As a designer, when it comes to expressing your passion through garments, you want boutique buyers to fall in love with your collection and write an order immediately. However, the reality is that tracking a buyer down can be very challenging. Once you finally do, many will tell you to “send me a line sheet”. With an optimistic mindset and a half-broken heart, you send a line sheet hoping they will agree to meet with you.
At times we forget that sales are very much like plants. In order to open and grow an account, we must first prepare the soil, then plant our seeds, continue to water, and finally nurture.
Similarly, designers should prepare their soil by researching the desired store, the buyer, and other brands carried. Once complete, the seeds are ready to be planted by visiting the store. Nonetheless, like a gardener, we must have the right tools in our sales kit to help dig up useful information in order to present a relevant lineup from our collection.
Sales. This simple yet basic word holds so much power. If you think about it, sales are one of the key elements that makes the world go round and grow.
Number One: Approaching a Retail Buyer
Having a positive mindset when approaching a buyer can take you very far in the selling process. When speaking with the decision maker for the first time it’s important to not to sell on your first visit. This is the perfect time to have a casual conversation in order to collect information about the buyer, store, and end consumer.
Since buyers are bombarded daily with emails, drop-ins, and phone calls from reps; it’s important when approaching them to have the following ready:
- Your Brand Story – a brief description of your brand and how it relates to their boutique.
- Value Proposition – a synopsis on how your brand will contribute to improving their store sales.
- Press or Collaborations – Relevant editorial on your latest collection or collaboration project.
By being prepared and ensuring the basic tools are in your toolkit, you will demonstrate your interest in contributing to the store’s success.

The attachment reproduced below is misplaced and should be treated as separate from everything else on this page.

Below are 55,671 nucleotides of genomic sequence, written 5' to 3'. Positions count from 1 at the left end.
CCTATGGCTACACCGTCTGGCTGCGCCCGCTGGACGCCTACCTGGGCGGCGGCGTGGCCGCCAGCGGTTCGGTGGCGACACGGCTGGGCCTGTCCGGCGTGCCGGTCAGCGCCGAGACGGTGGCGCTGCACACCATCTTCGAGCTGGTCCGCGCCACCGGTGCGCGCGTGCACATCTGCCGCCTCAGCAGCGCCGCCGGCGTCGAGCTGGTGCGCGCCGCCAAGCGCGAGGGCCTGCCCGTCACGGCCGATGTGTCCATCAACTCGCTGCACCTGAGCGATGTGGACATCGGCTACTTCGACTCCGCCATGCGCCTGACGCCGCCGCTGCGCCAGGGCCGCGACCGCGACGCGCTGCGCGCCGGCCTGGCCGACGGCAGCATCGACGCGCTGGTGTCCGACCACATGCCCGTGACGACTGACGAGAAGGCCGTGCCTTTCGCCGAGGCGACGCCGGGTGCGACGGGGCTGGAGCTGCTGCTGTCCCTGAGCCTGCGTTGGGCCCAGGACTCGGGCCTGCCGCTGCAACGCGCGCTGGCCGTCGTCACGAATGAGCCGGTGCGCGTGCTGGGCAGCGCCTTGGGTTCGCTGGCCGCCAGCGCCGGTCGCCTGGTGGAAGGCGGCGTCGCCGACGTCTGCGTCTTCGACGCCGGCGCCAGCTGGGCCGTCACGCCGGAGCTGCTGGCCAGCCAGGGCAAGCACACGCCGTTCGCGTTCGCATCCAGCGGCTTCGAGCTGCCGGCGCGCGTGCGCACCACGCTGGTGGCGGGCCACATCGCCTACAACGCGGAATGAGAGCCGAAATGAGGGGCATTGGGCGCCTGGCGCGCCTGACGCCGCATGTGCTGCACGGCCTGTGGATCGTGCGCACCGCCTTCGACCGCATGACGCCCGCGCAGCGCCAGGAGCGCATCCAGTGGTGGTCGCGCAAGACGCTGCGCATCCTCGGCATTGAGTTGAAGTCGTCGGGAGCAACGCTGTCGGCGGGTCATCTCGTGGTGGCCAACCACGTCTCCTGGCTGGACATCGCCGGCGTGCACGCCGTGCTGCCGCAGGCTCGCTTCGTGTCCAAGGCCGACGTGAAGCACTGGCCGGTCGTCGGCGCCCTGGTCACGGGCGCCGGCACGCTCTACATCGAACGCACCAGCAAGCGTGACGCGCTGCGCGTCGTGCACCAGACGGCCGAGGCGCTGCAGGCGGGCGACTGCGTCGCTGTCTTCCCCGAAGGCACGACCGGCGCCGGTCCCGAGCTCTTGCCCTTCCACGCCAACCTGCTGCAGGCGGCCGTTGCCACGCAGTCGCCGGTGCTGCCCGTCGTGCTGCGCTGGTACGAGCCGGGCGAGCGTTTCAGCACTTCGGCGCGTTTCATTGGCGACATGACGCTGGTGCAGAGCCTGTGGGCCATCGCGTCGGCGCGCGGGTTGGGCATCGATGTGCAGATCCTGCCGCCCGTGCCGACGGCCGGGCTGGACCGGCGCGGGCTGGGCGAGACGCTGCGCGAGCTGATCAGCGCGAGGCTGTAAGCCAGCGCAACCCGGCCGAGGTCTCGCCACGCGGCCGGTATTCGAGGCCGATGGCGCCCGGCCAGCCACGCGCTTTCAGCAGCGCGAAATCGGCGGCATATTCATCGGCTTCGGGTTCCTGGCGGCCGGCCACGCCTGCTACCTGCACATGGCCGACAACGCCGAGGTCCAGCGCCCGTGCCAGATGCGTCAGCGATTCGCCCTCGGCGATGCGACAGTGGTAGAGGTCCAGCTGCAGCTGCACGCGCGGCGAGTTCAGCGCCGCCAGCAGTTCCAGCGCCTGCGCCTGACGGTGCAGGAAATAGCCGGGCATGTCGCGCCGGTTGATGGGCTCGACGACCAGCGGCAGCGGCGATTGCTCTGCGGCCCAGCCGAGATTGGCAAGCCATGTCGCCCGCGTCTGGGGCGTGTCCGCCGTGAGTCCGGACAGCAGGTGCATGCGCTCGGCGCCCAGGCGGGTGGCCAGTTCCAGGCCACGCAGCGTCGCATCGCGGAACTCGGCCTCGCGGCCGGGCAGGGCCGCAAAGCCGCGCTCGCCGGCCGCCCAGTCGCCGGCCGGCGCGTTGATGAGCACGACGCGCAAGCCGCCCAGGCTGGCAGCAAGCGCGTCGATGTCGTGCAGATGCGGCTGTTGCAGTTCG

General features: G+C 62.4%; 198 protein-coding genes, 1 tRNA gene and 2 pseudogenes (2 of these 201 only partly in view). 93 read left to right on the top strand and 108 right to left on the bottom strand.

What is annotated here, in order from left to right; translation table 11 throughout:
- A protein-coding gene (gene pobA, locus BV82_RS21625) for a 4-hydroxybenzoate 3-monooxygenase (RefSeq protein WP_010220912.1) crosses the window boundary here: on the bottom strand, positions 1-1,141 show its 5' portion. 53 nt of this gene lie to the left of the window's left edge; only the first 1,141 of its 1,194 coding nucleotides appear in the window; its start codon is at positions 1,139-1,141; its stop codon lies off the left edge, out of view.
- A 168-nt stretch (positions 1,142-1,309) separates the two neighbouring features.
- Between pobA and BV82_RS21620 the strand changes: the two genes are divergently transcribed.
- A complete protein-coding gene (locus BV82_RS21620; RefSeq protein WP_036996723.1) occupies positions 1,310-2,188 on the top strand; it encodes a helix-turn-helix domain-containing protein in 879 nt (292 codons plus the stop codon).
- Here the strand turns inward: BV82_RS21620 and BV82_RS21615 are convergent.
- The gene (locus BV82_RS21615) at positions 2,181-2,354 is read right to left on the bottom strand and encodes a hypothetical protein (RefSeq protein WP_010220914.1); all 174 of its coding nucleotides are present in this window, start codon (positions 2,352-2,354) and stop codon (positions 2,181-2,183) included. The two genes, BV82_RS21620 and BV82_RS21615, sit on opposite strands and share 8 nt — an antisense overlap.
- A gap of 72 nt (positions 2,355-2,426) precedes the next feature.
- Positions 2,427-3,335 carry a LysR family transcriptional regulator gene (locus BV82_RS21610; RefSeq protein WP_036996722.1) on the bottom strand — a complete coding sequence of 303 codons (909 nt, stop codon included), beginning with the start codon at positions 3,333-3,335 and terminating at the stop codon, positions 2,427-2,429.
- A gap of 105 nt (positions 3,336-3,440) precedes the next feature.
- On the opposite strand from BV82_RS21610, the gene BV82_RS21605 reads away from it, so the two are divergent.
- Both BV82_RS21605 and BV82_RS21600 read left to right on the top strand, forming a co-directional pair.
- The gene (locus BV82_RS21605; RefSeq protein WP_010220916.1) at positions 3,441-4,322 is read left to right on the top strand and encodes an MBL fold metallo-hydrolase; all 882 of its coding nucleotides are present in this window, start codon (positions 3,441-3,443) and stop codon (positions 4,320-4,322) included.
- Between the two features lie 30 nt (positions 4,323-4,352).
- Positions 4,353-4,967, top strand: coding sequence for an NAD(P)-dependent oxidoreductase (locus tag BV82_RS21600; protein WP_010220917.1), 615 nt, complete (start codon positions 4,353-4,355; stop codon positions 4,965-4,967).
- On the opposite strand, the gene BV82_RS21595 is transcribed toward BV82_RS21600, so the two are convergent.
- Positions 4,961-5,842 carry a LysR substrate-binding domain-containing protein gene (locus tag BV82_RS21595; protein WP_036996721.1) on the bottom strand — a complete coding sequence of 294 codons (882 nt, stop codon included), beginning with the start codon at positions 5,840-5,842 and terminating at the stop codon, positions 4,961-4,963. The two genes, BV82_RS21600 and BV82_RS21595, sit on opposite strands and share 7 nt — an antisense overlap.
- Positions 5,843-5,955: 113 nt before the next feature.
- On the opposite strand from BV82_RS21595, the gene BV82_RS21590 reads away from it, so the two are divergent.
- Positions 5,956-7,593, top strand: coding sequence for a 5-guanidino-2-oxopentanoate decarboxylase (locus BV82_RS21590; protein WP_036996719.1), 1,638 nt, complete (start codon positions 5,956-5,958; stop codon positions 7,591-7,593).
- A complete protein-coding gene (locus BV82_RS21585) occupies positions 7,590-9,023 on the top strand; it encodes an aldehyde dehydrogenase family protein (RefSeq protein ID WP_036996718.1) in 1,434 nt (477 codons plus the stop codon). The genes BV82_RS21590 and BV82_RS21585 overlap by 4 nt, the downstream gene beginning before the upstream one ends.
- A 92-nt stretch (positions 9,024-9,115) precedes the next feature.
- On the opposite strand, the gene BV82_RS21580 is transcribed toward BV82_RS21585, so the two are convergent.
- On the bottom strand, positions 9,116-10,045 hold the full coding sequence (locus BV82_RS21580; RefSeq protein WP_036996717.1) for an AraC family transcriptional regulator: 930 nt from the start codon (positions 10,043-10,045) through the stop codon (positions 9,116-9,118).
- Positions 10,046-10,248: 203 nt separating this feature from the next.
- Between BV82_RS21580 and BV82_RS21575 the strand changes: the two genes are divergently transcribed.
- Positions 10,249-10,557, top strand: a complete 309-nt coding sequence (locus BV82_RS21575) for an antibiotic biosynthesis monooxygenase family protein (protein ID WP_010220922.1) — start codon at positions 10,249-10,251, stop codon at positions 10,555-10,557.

Now, if the buyer still appears to be on the fence about bringing in the brand after speaking with you a few times, then it’s time to take your approach a step further by utilizing the information you collected during your initial call and implement the drip method.
The drip method is simply reminding the buyer in a subtle way that you are on trend and can take their store to the next level by purchasing your brand.
An example of the drip method is as followed:
- After meeting with a buyer you should immediately email a custom line sheet.
- A week later send one piece of relevant press.
- Two weeks later email any new information about your company.
By doing this, your brand will continue to be front and center on the buyer’s mind.
Number Two: Perfecting the Prospecting Processing
Prospecting is the art of beginning new business relationships that later turn into sales. The first step to improving your prospecting skills is noticing its importance in your sales results, and then treating it accordingly.
To really sharpen your prospecting results, take action by blocking out time and dedicating energy to look for potential accounts every single day (for at least 30 minutes to 1 hour).
To prospect well, try using the list of methods below:
How to Gain New Accounts
- An Account List – This list should be laser focused, workable, and accessible.
- A Plan – An effective plan can be created and achieved by consistently blocking out time during the day for prospecting.
- An Attack – This can happen through face-to-face, phone, email, and the drip method.
- Meeting – It’s common to have more than one meeting before you close.
- Close/Follow Up – This stage is where you reap what you sow. After an order has shipped do not to leave your new account hanging. Contact the buyer at least 3-4 weeks after his/her first buy; as it shows that you care.
Once your prospecting foundation is established, write a script and role-play with someone you are comfortable with to help better prepare yourself when calling on a potential account.
Step Three: The Art of Following Up
Following up with a prospect is one of the most important things you can do in sales. On average 43% of people give up after their first “no” from a buyer.
Contacting a potential buyer right after a meeting isn’t always about making a sale, rather it’s about the possibility of building a new relationship and letting the sale happen organically.
The best way to follow up if you meet the buyer in person is by phone or email. Email should be a short note complimenting them on something you liked about their boutique, or a quick thank you and a brief synopsis on how your product can help their store make money.
Remember, like a plant you must water your seeds and eventually they will begin to grow.
According to the Association of Professional Salesmen and the National Sales Executive Association, a majority of sales are made from the 5th through the 12th contact! Resilience is key.
- 2% of sales are made on the 1st contact
- 3% of sales are made on the 2nd contact
- 5% of sales are made on the 3rd contact
- 10% of sales are made on the 4th contact
- 80% of sales are made on the 5th-12th contact
By implementing these three must do things to get your brand into retail stores, you eventually will begin to start a new working partnership that will transform both partner’s businesses.